How on earth can someone who was repeatedly raped say she is glad it happened? The answer is simple – God. I know because I am in the same position as Joyce in that, I, too, was repeatedly raped (NOT by my father – the circumstances of my ongoing and severe child abuse differed from Joyce’s), and I am also thankful that it happened.

In this blog series, I will share some of the reasons why I am now grateful for something as horrendous as child abuse – something that wreaked havoc on my life and caused all sorts of misery, including suicidal urges, self-injury, an eating disorder, panic attacks, insomnia, nightmares, and intense self-loathing. The aftereffects of the child abuse tainted every single aspect of my life, including every relationship – with my family, friends, church, coworkers, and especially with God. Like Joyce, I repeatedly wished I had never been abused, but like her, I am now grateful for it. If I could go back in time and change it, I wouldn’t. I’ll explain why in this blog series.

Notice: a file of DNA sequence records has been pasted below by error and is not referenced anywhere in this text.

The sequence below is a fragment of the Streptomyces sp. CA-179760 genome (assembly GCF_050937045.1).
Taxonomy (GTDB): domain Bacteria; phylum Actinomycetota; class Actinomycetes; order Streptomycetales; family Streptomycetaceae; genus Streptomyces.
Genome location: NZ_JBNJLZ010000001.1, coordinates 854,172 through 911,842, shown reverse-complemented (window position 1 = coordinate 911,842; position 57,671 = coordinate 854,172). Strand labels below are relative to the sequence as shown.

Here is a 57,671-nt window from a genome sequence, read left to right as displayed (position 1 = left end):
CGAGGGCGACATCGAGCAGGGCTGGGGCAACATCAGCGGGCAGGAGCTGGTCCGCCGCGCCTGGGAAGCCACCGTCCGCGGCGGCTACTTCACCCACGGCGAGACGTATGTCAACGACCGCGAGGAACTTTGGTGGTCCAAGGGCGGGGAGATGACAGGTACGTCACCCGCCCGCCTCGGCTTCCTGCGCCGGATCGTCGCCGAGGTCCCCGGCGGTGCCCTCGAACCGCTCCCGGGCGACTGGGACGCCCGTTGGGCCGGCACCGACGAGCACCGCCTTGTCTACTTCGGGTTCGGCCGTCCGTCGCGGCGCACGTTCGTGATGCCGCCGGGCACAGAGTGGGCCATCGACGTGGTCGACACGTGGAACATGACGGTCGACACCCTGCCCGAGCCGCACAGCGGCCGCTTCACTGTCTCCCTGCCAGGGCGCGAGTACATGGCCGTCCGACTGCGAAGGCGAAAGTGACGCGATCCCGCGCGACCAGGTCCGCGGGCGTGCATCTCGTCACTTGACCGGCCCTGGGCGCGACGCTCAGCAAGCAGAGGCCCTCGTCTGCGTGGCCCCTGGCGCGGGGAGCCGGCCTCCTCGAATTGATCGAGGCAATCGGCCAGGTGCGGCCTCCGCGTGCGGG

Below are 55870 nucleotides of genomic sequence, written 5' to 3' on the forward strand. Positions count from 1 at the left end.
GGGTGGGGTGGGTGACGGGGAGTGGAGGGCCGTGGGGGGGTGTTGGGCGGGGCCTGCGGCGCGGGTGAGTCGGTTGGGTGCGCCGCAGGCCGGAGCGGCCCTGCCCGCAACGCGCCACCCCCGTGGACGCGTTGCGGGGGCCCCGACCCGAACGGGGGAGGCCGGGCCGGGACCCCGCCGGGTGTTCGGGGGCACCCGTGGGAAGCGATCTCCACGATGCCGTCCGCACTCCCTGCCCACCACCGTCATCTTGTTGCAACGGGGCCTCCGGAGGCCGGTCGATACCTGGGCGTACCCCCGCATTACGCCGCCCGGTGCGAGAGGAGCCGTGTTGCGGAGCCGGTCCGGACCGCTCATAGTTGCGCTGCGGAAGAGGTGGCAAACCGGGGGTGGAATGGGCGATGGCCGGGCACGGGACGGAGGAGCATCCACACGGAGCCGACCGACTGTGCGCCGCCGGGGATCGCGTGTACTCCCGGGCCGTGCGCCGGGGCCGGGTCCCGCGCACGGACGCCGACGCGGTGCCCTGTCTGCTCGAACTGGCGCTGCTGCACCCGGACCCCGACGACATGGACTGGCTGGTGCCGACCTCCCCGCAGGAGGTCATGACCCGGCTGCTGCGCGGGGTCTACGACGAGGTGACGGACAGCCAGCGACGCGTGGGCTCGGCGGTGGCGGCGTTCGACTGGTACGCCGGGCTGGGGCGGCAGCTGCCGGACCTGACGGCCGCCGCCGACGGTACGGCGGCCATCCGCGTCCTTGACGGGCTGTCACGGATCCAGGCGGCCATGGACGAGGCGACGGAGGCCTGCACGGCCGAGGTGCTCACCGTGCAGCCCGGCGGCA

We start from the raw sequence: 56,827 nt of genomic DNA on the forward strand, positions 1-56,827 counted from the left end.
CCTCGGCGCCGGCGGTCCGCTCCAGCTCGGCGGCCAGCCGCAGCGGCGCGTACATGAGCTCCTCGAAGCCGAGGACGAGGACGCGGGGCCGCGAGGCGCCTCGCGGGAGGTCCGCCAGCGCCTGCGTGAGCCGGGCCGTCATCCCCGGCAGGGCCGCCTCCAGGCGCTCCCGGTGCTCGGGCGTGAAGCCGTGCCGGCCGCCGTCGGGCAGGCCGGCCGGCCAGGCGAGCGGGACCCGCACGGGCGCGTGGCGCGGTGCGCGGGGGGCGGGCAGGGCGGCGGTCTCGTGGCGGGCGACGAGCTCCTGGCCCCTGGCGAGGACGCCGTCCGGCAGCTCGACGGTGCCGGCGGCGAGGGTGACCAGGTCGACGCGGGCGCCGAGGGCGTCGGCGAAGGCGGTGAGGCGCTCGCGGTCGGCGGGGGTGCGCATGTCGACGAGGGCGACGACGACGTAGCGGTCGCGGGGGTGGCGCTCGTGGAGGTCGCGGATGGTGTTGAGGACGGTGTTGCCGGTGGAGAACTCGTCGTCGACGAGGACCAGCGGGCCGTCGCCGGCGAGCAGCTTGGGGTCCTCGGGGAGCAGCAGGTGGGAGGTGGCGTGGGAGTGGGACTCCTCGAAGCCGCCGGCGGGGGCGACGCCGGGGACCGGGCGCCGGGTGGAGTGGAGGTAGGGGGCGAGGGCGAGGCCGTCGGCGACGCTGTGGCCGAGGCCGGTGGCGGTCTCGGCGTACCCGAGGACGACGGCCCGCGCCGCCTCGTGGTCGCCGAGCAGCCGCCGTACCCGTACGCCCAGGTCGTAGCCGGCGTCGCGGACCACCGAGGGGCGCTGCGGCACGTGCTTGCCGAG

Let’s give Joyce the last word. Here are some of her reasons why she is grateful for the child abuse (from the YouTube video):

You know why? Because I’m a better person now than I ever would have been. I don’t know how to make any sense out of that, but I know that I know that I know that God has received me and he has taken what Satan intended for harm and worked it out for good, and I’m a better person than I would have been . . . I’m stronger. I know God better. I understand people’s pain, and I believe . . . that it’s made me able to reach out to you in your pain and your need and to tell you with all passion: God is alive. He loves you. He’s got a good plan for your life, and don’t you ever doubt that. Don’t ever doubt that can you recover. You’re looking at somebody who did.” ~ Joyce Meyer

To be continued…

[Graphic: Link to YouTube video. Courtesy YouTube.]